The Bald Soprano
by Eugene Ionesco
The Bald Soprano Versions of Reality Quotes
How we cite our quotes: Citations follow this format: (Line). Every time a character talks counts as one line, even if what they say turns into a long monologue. We used Donald M. Allen's translation.
Fire Chief: "all this is very subjective…but this is my conception of the world. My world. My dream." (466)
As we discuss in "Philosophical Viewpoints: The Absurd," the Fire Chief could be seen as expressing a pretty Absurdist view of reality right now. You could interpret this line as meaning that the Fire Chief thinks that reality itself is subjective, meaning that it's "subject" to the viewpoint of each individual. Basically, whatever you think is real is real.
Mrs. Martin: "I can buy a pocketknife for my brother, but you can't buy Ireland for your grandfather."
Mr. Smith: "One walks on his feet, but one heats with electricity or coal." (477-478)
Reality really starts coming apart at the seams by the end of the play. Before, there was at least some semblance of "realistic" interactions. Sure it was really weird before too, but at least the characters would say things to each other and reply with comments that almost made sense. Now, though, the characters only spout a lot of nonsense. It seems that communication and reality itself is swiftly breaking down.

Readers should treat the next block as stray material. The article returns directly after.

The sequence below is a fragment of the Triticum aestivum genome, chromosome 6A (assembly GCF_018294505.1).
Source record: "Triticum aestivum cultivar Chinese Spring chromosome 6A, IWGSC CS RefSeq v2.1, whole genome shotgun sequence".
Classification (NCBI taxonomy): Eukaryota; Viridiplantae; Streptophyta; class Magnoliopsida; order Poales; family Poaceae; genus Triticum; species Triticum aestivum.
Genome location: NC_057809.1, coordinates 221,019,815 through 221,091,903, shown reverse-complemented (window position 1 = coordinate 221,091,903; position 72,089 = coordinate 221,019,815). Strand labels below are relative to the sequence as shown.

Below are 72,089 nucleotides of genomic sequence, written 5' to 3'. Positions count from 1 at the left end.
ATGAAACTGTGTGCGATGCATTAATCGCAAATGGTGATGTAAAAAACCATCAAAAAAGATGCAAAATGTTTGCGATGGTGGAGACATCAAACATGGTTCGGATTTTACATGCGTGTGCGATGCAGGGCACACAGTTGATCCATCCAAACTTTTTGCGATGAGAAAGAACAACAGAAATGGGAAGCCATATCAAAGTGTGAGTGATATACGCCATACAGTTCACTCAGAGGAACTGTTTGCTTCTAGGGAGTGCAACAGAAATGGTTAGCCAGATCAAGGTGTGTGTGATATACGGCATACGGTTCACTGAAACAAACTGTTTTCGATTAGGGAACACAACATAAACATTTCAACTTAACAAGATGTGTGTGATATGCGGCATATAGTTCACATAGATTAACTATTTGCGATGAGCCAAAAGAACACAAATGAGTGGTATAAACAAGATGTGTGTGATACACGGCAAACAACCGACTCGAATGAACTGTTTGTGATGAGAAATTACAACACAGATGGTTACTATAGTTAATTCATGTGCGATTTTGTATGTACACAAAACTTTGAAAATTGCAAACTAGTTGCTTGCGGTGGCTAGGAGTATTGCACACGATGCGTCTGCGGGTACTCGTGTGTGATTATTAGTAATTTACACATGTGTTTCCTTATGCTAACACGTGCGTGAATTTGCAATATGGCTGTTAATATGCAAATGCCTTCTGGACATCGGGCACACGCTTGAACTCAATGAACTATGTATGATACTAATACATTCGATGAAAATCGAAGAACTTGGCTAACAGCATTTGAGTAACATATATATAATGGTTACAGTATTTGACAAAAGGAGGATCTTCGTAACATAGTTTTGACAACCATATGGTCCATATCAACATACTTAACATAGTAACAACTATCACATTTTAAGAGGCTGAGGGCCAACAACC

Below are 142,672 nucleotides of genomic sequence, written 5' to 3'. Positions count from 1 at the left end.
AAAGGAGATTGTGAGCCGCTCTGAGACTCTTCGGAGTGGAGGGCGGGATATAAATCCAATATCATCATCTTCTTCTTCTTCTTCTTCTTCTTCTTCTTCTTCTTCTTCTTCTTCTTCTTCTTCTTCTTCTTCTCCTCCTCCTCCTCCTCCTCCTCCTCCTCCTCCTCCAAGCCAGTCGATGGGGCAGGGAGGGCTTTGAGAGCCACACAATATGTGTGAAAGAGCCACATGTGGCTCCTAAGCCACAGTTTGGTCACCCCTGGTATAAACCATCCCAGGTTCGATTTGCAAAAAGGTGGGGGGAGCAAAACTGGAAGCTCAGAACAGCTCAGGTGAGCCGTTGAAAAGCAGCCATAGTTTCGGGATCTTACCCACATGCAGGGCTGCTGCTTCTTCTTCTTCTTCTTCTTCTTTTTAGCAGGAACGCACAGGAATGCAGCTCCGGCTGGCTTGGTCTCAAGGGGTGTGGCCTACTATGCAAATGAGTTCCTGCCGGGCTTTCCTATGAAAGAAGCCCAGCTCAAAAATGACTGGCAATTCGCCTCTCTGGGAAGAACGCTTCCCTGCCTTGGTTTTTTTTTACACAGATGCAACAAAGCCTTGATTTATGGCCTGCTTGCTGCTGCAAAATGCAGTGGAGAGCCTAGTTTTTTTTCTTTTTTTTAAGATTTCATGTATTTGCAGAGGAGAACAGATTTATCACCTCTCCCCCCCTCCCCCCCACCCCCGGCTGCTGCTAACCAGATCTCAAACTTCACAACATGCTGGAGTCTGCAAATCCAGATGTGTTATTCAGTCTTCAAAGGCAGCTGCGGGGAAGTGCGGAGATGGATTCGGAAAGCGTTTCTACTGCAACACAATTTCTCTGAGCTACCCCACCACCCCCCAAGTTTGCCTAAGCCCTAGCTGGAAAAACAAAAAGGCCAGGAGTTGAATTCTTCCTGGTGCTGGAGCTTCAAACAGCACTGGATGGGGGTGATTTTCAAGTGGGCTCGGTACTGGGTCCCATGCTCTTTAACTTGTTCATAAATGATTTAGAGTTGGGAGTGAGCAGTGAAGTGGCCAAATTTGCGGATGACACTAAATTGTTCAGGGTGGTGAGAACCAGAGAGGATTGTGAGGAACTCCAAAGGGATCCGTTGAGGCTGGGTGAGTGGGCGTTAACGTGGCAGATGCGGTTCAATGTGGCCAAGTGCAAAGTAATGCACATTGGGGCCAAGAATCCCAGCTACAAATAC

All Together: "It's not that way, it's over here, it's not that way, it's over here, it's not that way, it's over here, it's not that way, it's over here!" (564)
In the play's last lines, we see that reality has totally degenerated. The characters just scream these lines over and over again in the dark. What do you think the "it" is that they're talking about? Could it possibly be reality itself? If so, then you could see this moment as representing the Absurdist view of the human condition. In a way, we're all desperately trying to come to grips with reality amidst a great unknowable darkness.